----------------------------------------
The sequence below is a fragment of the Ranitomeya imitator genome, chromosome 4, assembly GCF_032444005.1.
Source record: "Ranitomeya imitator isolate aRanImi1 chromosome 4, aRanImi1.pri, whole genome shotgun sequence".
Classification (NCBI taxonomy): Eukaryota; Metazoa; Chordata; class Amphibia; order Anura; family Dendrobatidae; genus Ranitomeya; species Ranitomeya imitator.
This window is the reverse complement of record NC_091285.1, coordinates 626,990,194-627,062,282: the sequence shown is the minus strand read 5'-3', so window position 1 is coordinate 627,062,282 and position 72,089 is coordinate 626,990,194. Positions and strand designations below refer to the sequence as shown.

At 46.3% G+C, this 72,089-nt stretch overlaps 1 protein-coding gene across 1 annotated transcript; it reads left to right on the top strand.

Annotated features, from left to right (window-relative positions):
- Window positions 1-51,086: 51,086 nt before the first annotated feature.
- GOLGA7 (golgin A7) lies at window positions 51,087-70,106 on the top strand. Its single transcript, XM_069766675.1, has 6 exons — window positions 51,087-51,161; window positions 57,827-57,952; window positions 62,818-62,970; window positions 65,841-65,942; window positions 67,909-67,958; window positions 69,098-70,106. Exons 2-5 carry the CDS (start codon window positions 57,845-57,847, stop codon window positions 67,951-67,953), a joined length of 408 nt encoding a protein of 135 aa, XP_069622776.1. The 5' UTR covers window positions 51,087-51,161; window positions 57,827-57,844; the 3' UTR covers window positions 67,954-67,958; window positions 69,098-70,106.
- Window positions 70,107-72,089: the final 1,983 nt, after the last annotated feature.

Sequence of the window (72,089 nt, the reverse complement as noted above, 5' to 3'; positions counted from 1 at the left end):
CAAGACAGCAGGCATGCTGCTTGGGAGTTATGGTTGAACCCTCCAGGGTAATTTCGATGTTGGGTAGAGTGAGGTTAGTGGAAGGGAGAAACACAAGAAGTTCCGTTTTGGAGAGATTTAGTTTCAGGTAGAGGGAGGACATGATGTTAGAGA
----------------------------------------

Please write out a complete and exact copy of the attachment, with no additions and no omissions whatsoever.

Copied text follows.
The sequence below is a fragment of the Ranitomeya imitator genome, chromosome 4, assembly GCF_032444005.1.
Source record: "Ranitomeya imitator isolate aRanImi1 chromosome 4, aRanImi1.pri, whole genome shotgun sequence".
Classification (NCBI taxonomy): Eukaryota; Metazoa; Chordata; class Amphibia; order Anura; family Dendrobatidae; genus Ranitomeya; species Ranitomeya imitator.
This window is the reverse complement of record NC_091285.1, coordinates 626,990,194-627,062,282: the sequence shown is the minus strand read 5'-3', so window position 1 is coordinate 627,062,282 and position 72,089 is coordinate 626,990,194. Positions and strand designations below refer to the sequence as shown.

At 46.3% G+C, this 72,089-nt stretch overlaps 1 protein-coding gene across 1 annotated transcript; it reads left to right on the top strand.

Annotated features, from left to right (window-relative positions):
- Window positions 1-51,086: 51,086 nt before the first annotated feature.
- GOLGA7 (golgin A7) lies at window positions 51,087-70,106 on the top strand. Its single transcript, XM_069766675.1, has 6 exons — window positions 51,087-51,161; window positions 57,827-57,952; window positions 62,818-62,970; window positions 65,841-65,942; window positions 67,909-67,958; window positions 69,098-70,106. Exons 2-5 carry the CDS (start codon window positions 57,845-57,847, stop codon window positions 67,951-67,953), a joined length of 408 nt encoding a protein of 135 aa, XP_069622776.1. The 5' UTR covers window positions 51,087-51,161; window positions 57,827-57,844; the 3' UTR covers window positions 67,954-67,958; window positions 69,098-70,106.
- Window positions 70,107-72,089: the final 1,983 nt, after the last annotated feature.

Sequence of the window (72,089 nt, the reverse complement as noted above, 5' to 3'; positions counted from 1 at the left end):
CAAGACAGCAGGCATGCTGCTTGGGAGTTATGGTTGAACCCTCCAGGGTAATTTCGATGTTGGGTAGAGTGAGGTTAGTGGAAGGGAGAAACACAAGAAGTTCCGTTTTGGAGAGATTTAGTTTCAGGTAGAGGGAGGACATGATGTTAGAGA